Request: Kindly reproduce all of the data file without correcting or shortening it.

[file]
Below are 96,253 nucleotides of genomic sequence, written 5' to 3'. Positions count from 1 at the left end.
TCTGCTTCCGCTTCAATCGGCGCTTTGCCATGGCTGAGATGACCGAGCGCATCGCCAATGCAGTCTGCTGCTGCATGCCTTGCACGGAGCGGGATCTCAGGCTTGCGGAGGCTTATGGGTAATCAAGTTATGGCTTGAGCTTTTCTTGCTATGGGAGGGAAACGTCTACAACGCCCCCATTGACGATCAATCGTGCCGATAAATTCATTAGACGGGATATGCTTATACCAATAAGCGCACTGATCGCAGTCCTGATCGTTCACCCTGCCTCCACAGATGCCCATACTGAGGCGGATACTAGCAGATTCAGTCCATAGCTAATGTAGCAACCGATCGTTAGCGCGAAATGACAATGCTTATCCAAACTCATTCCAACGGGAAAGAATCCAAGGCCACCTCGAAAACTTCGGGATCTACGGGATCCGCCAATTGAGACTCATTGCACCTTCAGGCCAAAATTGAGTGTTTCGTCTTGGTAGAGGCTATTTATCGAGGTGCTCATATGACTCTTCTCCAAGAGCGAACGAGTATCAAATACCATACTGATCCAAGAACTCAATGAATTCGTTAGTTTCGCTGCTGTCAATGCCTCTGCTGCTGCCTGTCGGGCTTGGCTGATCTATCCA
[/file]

Below are 96,253 nucleotides of genomic sequence, written 5' to 3'. Positions count from 1 at the left end.
TCTGCTTCCGCTTCAATCGGCGCTTTGCCATGGCTGAGATGACCGAGCGCATCGCCAATGCAGTCTGCTGCTGCATGCCTTGCACGGAGCGGGATCTCAGGCTTGCGGAGGCTTATGGGTAATCAAGTTATGGCTTGAGCTTTTCTTGCTATGGGAGGGAAACGTCTACAACGCCCCCATTGACGATCAATCGTGCCGATAAATTCATTAGACGGGATATGCTTATACCAATAAGCGCACTGATCGCAGTCCTGATCGTTCACCCTGCCTCCACAGATGCCCATACTGAGGCGGATACTAGCAGATTCAGTCCATAGCTAATGTAGCAACCGATCGTTAGCGCGAAATGACAATGCTTATCCAAACTCATTCCAACGGGAAAGAATCCAAGGCCACCTCGAAAACTTCGGGATCTACGGGATCCGCCAATTGAGACTCATTGCACCTTCAGGCCAAAATTGAGTGTTTCGTCTTGGTAGAGGCTATTTATCGAGGTGCTCATATGACTCTTCTCCAAGAGCGAACGAGTATCAAATACCATACTGATCCAAGAACTCAATGAATTCGTTAGTTTCGCTGCTGTCAATGCCTCTGCTGCTGCCTGTCGGGCTTGGCTGATCTATCCA